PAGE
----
an Indian woman implicated in the rebellion. This essay, however,
clarifies the roles played by Toypurina, Nicolás José, and others in the
rebellion and emphasizes the importance of eyewitness native accounts to
early California history. Through a careful use of the mission's birth,
marriage, and burial records, this study also uncovers key moments in
the lives of the rebels. These two sources—Indian testimony and
mission registers—help to suggest the rebellion's diverse origins:
the mission Indians' anger at the Spaniards for the suppression of their
ceremonies and the frustration among some Gabrielinos that the creation
of the mission and the congregation of hundreds of Indians at that
one location constituted a threat to existing Gabrielino boundaries of
land use and settlement. The article concludes that an understanding of
colonial California rests not only upon a study of Indian–Spanish
relations but on an examination of the interactions between individuals
and among groups of Indians as well.
Cherokee Indians -- Politics and government -- 19th century.
Alcohol -- Law and legislation -- United States -- History -- 19th century.
In the early-nineteenth-century Cherokee Nation,
alcohol and politics inextricably intertwined. In defiance of the federal
government's attempts to regulate alcohol in Indian country, some Cherokee
headmen encouraged the liquor traffic within the Nation and personally
profited from its operation. In 1819, the Cherokee National Council
passed a law to control spirituous liquors, but this action inflamed
the federal government which recognized tribal alcohol regulation as an
expression of Cherokee nationalism. As a bone of contention between the
Cherokee Nation and the United States, the regulation of alcohol in the
1820s reflected larger struggles over sovereignty.
Many Native American peoples of the Plains kept oral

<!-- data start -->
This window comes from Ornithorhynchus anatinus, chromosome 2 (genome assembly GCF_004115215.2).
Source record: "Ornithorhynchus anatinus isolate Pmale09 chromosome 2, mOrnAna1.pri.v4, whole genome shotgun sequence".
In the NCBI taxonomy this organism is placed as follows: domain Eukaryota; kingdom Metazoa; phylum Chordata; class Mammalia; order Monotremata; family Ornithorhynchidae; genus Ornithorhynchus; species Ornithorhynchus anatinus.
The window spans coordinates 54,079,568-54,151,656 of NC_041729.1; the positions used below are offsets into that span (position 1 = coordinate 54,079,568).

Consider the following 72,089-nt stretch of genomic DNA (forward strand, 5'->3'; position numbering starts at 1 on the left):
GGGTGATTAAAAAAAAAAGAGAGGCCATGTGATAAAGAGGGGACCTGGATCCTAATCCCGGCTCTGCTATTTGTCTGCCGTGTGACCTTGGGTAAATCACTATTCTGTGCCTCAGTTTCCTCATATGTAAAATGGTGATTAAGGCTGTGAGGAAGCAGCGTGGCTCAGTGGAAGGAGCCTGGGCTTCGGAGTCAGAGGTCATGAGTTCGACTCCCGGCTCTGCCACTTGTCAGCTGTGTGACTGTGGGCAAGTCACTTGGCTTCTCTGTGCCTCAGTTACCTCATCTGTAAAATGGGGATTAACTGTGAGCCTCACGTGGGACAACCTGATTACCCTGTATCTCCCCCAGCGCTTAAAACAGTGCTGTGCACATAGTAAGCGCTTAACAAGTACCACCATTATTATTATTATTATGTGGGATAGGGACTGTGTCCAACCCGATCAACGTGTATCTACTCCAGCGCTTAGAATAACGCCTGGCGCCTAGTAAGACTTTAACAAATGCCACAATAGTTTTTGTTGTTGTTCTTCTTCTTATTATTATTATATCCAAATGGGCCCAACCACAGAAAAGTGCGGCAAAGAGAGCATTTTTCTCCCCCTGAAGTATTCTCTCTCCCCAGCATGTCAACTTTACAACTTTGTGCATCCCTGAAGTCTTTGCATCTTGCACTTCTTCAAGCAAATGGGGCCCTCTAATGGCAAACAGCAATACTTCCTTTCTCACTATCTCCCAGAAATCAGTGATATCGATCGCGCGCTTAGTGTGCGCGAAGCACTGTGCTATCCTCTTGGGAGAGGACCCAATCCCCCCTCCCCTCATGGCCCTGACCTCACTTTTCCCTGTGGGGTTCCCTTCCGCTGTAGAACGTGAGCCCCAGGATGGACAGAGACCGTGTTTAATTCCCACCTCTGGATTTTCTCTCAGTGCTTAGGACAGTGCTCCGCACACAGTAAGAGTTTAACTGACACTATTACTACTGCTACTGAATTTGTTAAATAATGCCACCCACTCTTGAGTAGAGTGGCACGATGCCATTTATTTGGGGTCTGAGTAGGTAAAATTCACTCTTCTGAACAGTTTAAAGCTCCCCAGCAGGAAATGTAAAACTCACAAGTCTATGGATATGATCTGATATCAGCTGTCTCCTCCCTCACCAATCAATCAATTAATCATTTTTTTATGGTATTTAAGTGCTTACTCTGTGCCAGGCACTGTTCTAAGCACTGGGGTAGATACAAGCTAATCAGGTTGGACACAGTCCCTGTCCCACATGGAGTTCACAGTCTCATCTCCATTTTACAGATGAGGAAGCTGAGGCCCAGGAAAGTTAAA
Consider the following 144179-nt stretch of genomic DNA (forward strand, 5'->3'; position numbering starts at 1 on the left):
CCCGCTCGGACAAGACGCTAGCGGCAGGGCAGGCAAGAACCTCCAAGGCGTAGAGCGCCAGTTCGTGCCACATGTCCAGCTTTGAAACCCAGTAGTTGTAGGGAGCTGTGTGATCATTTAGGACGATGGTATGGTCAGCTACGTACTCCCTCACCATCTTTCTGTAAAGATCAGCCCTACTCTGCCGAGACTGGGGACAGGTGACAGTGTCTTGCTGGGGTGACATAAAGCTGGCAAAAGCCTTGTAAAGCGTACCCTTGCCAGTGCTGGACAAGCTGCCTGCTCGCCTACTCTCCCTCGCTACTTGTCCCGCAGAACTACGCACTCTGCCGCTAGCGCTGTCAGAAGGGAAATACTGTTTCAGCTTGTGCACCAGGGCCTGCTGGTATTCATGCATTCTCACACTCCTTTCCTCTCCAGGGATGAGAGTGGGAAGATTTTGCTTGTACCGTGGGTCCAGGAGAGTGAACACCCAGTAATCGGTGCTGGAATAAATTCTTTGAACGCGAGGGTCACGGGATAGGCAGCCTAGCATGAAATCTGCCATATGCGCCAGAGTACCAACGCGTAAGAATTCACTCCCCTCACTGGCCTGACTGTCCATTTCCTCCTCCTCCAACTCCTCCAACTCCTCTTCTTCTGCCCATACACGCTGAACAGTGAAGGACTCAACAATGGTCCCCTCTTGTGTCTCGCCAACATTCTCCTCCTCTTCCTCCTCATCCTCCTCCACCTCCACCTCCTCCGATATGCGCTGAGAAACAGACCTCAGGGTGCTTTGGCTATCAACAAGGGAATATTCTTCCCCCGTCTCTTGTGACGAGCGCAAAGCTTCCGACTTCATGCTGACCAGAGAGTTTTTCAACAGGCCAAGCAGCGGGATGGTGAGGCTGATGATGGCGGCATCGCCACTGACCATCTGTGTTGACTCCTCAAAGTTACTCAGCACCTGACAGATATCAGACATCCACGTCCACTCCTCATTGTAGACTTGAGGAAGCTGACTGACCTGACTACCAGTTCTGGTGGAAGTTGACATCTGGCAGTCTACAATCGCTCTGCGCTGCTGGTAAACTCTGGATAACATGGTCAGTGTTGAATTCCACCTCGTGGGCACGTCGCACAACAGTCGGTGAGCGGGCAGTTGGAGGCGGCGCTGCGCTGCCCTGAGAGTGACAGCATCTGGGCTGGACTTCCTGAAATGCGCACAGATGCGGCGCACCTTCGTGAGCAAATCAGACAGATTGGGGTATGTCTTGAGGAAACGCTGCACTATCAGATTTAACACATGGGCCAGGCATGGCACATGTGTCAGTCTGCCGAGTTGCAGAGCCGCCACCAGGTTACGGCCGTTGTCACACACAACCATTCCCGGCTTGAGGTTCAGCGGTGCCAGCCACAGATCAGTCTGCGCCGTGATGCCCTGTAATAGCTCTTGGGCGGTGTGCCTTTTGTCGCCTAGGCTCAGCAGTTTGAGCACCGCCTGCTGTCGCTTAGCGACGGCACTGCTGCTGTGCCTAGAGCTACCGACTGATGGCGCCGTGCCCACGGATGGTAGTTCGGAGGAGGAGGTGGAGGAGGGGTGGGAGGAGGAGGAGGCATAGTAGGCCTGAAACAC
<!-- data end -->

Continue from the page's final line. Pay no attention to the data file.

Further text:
histories in which periods of time were designated by events. Often
pictorial recordings of these events were created as mnemonic devices
to assist proper memory, which itself was sometimes recorded in written
language. These pictorial calendars occasionally resurface and provide new
insights into the histories of Native Americans. A new pictorial calendar
of the Mandan Indians has recently reappeared. It and the circumstances
of its reappearance are described, and suggestions toward a possible
interpretation are offered.
Sowell, David, 1952- Tale of healer Miguel Perdomo Neira: medicine, ideologies, and power in the nineteenth-century Andes.
Perdomo Neira, Miguel.
Diacon, Todd A.
Racial Revolutions: Antiracism and Indian Resurgence in Brazil, and: Indigenous Struggle at the Heart of Brazil: State Policy, Frontier Expansion, and the Xavante Indians, 1937-1988 (review) [Access article in HTML][Access article in PDF] Subject Headings:
Warren, Jonathan W. Racial revolutions: antiracism and Indian resurgence in Brazil.
Garfield, Seth, 1967- Indigenous struggle at the heart of Brazil: state policy, frontier expansion, and the Xavante Indians, 1937-1988.
Indians of South America -- Brazil -- Ethnic identity.